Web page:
The WHO on Monday gave emergency-use approval to AstraZeneca’s COVID-19 vaccine, meaning distribution can start to poorer countries starved of doses to fight the pandemic.
The AstraZeneca-Oxford jab forms the bulk of batches being lined up through COVAX, the global program aimed at procuring and shipping out vaccines equitably around the world, regardless of wealth.
It is only the second COVID-19 jab to have received WHO authorization, after the Pfizer-BioNTech vaccine.
“The WHO today listed two versions of the AstraZeneca-Oxford COVID-19 vaccine for emergency use, giving the green light for these vaccines to be rolled out globally through COVAX,” the UN health agency said in a statement.
The two versions given the seal of approval are being produced by the Serum Institute of India, and by SK Biopharmaceuticals Co in South Korea.
Separate reviews were needed for each production process, although the vaccine is the same.
“Countries with no access to vaccines to date will finally be able to start vaccinating their health workers and populations at risk, contributing to the COVAX facility’s goal of equitable vaccine distribution, but we must keep up the pressure to meet the needs of priority populations everywhere and facilitate global access,” WHO Assistant Director-General Mariangela Simao said. “To do that, we need two things — a scale-up of manufacturing capacity and developers’ early submission of their vaccines for WHO review.”
The organization’s emergency-use listing procedure assesses the quality, safety and efficacy of COVID-19 vaccines, and is a prerequisite for vaccines in the WHO coled COVAX facility.
AstraZeneca vaccines from India and South Korea made up almost all of the initial 337.2 million doses lined up for COVAX’s first wave of distribution, which is set to begin later this month.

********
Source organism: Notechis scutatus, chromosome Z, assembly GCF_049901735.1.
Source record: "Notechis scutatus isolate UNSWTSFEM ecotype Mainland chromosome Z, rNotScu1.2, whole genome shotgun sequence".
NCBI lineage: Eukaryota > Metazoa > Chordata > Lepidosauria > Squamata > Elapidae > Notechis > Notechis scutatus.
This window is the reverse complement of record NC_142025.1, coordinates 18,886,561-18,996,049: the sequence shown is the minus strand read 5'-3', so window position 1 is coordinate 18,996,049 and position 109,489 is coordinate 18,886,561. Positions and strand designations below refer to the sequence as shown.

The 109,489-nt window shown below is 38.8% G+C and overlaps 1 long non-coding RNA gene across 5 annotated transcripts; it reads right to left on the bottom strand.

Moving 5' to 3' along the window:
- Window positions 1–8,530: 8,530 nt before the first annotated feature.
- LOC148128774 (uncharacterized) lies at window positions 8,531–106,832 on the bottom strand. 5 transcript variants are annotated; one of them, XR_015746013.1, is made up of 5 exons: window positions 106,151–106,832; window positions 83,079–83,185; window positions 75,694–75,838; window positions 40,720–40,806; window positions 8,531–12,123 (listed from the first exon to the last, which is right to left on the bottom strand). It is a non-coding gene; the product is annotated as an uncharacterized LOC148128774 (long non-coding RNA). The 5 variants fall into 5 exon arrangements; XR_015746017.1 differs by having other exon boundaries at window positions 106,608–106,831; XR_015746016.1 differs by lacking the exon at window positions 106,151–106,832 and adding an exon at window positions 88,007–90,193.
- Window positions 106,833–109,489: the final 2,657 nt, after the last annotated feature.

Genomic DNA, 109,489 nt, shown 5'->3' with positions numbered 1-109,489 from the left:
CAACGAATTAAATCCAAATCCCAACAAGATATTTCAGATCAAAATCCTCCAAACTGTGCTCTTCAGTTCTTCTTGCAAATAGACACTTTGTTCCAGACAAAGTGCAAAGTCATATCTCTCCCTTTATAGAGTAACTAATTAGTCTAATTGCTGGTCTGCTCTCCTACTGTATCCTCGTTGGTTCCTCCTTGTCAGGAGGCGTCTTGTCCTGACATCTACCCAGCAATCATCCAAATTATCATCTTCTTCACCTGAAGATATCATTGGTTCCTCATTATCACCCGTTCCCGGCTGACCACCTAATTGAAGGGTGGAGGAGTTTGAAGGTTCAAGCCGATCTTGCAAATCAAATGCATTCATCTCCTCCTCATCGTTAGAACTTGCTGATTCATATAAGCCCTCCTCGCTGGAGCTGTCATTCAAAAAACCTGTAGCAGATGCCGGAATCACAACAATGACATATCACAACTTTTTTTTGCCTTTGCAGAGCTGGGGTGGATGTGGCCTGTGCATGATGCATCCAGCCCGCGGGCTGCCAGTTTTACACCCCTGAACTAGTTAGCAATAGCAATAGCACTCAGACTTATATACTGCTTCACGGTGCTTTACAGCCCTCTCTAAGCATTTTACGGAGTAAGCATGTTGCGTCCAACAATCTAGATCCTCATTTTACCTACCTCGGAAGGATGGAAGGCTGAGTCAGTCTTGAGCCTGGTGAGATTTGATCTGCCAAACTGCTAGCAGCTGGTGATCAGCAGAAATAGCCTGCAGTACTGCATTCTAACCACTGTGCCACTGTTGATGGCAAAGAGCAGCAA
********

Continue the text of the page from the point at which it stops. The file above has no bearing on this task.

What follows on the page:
About 145 participating economies are set to receive enough doses to immunize 3.3 percent of their collective population by the middle of this year.
Both vaccines require two injected doses.
Meanwhile, South Africa has asked the Serum Institute of India to take back the 1 million COVID-19 vaccine doses the company had sent early this month, the Economic Times reported yesterday, a week after the country said that it would put on hold use of AstraZeneca’s shot in its vaccination program.
One million doses of the COVID-19 vaccine landed in South Africa last week and 500,000 were due to arrive in the next few weeks.
South Africa’s health minister had said that the government might sell doses of AstraZeneca’s vaccine, after the country paused its rollout following a small clinical trial that showed it offered minimal protection against mild to moderate illness from the 501Y.V2 coronavirus variant dominant in the country.
AstraZeneca has said its vaccine appears to offer only limited protection against mild disease caused by the South African variant, based on data from a study by South Africa’s University of the Witwatersrand and the UK’s University of Oxford.
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